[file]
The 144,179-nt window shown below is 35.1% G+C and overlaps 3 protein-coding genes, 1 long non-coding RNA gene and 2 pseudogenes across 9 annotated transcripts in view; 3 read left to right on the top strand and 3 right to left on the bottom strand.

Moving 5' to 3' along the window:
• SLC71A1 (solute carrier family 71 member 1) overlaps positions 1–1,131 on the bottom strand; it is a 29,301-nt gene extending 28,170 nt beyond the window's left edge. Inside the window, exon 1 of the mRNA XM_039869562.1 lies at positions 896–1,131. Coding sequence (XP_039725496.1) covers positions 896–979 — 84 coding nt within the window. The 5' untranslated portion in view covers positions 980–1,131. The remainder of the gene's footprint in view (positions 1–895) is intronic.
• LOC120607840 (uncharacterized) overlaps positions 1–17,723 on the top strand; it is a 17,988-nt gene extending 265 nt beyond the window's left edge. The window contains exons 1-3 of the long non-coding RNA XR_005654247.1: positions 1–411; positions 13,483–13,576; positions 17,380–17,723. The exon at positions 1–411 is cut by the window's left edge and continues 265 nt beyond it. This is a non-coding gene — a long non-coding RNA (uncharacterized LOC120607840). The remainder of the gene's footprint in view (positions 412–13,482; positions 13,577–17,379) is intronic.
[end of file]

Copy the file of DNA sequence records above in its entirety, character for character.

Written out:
The 144,179-nt window shown below is 35.1% G+C and overlaps 3 protein-coding genes, 1 long non-coding RNA gene and 2 pseudogenes across 9 annotated transcripts in view; 3 read left to right on the top strand and 3 right to left on the bottom strand.

Moving 5' to 3' along the window:
• SLC71A1 (solute carrier family 71 member 1) overlaps positions 1–1,131 on the bottom strand; it is a 29,301-nt gene extending 28,170 nt beyond the window's left edge. Inside the window, exon 1 of the mRNA XM_039869562.1 lies at positions 896–1,131. Coding sequence (XP_039725496.1) covers positions 896–979 — 84 coding nt within the window. The 5' untranslated portion in view covers positions 980–1,131. The remainder of the gene's footprint in view (positions 1–895) is intronic.
• LOC120607840 (uncharacterized) overlaps positions 1–17,723 on the top strand; it is a 17,988-nt gene extending 265 nt beyond the window's left edge. The window contains exons 1-3 of the long non-coding RNA XR_005654247.1: positions 1–411; positions 13,483–13,576; positions 17,380–17,723. The exon at positions 1–411 is cut by the window's left edge and continues 265 nt beyond it. This is a non-coding gene — a long non-coding RNA (uncharacterized LOC120607840). The remainder of the gene's footprint in view (positions 412–13,482; positions 13,577–17,379) is intronic.